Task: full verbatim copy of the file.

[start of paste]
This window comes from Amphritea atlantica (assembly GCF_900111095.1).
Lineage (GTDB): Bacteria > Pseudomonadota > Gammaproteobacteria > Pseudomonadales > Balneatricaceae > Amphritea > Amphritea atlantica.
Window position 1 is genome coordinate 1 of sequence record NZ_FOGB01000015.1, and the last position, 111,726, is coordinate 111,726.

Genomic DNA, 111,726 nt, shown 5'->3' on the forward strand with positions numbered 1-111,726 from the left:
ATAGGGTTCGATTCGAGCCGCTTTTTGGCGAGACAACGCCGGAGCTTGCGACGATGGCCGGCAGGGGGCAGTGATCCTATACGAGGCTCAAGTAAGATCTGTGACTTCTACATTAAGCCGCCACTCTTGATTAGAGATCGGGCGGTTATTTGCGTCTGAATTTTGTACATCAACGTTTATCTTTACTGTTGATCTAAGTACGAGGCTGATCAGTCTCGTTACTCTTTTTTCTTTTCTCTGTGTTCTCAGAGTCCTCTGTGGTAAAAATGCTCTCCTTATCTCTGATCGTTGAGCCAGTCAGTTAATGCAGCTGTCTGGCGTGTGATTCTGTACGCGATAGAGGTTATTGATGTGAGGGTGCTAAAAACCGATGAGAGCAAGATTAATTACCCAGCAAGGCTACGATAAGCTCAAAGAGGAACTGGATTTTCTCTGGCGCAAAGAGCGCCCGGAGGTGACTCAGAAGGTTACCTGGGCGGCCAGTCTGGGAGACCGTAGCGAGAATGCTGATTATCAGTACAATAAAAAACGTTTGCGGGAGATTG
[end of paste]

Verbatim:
This window comes from Amphritea atlantica (assembly GCF_900111095.1).
Lineage (GTDB): Bacteria > Pseudomonadota > Gammaproteobacteria > Pseudomonadales > Balneatricaceae > Amphritea > Amphritea atlantica.
Window position 1 is genome coordinate 1 of sequence record NZ_FOGB01000015.1, and the last position, 111,726, is coordinate 111,726.

Genomic DNA, 111,726 nt, shown 5'->3' on the forward strand with positions numbered 1-111,726 from the left:
ATAGGGTTCGATTCGAGCCGCTTTTTGGCGAGACAACGCCGGAGCTTGCGACGATGGCCGGCAGGGGGCAGTGATCCTATACGAGGCTCAAGTAAGATCTGTGACTTCTACATTAAGCCGCCACTCTTGATTAGAGATCGGGCGGTTATTTGCGTCTGAATTTTGTACATCAACGTTTATCTTTACTGTTGATCTAAGTACGAGGCTGATCAGTCTCGTTACTCTTTTTTCTTTTCTCTGTGTTCTCAGAGTCCTCTGTGGTAAAAATGCTCTCCTTATCTCTGATCGTTGAGCCAGTCAGTTAATGCAGCTGTCTGGCGTGTGATTCTGTACGCGATAGAGGTTATTGATGTGAGGGTGCTAAAAACCGATGAGAGCAAGATTAATTACCCAGCAAGGCTACGATAAGCTCAAAGAGGAACTGGATTTTCTCTGGCGCAAAGAGCGCCCGGAGGTGACTCAGAAGGTTACCTGGGCGGCCAGTCTGGGAGACCGTAGCGAGAATGCTGATTATCAGTACAATAAAAAACGTTTGCGGGAGATTG